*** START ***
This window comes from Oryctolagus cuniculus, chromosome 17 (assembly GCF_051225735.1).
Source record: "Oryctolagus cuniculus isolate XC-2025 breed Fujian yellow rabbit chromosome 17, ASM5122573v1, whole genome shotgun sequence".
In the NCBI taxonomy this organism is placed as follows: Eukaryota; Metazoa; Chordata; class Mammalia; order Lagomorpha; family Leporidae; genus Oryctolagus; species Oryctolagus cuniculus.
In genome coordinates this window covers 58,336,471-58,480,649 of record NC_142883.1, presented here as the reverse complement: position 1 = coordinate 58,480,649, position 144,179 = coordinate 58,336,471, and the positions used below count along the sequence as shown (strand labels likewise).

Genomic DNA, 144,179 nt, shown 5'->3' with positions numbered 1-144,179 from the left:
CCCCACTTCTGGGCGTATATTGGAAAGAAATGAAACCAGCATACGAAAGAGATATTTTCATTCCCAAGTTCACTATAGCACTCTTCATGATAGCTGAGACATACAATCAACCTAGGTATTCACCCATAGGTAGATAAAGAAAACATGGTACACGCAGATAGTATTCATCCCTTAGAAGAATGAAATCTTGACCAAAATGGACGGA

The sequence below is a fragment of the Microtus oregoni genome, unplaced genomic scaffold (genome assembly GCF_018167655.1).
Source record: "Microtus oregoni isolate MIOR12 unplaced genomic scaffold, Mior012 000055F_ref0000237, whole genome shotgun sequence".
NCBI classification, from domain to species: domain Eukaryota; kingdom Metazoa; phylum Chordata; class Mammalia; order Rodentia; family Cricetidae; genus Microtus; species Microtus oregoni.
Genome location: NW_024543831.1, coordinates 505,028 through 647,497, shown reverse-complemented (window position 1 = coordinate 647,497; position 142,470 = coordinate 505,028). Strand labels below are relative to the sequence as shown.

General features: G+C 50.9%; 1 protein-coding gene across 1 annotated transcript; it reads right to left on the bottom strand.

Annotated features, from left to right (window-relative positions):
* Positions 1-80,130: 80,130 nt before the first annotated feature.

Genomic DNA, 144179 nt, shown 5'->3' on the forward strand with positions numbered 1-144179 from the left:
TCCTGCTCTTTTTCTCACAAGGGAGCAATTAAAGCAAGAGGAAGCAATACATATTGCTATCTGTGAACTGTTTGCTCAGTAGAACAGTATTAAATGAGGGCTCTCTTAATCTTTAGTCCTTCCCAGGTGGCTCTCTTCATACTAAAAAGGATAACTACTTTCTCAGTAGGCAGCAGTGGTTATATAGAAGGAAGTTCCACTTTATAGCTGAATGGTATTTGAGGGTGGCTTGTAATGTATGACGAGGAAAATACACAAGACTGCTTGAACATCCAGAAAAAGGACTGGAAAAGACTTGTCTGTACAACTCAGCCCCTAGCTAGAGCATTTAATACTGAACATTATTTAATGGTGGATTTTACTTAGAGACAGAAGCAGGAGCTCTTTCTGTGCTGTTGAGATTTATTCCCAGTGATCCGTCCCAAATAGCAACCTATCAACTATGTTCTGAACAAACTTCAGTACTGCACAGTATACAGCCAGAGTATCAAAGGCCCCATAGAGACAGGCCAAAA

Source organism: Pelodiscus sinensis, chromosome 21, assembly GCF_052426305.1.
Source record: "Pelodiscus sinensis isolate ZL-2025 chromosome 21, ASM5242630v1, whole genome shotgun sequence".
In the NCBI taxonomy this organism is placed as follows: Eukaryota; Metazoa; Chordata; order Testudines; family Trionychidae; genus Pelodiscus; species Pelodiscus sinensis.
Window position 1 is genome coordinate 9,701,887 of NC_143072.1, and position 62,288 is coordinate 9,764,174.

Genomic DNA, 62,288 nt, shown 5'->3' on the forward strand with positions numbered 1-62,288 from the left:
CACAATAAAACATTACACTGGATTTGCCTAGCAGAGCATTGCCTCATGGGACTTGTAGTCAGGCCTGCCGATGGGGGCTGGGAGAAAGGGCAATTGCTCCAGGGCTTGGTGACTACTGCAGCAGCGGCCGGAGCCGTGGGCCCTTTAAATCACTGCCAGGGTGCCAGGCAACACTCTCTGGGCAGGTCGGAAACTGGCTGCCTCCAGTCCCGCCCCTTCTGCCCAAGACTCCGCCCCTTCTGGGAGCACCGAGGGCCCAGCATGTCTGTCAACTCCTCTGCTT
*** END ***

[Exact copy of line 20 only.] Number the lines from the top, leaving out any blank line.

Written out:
Genomic DNA, 62,288 nt, shown 5'->3' on the forward strand with positions numbered 1-62,288 from the left: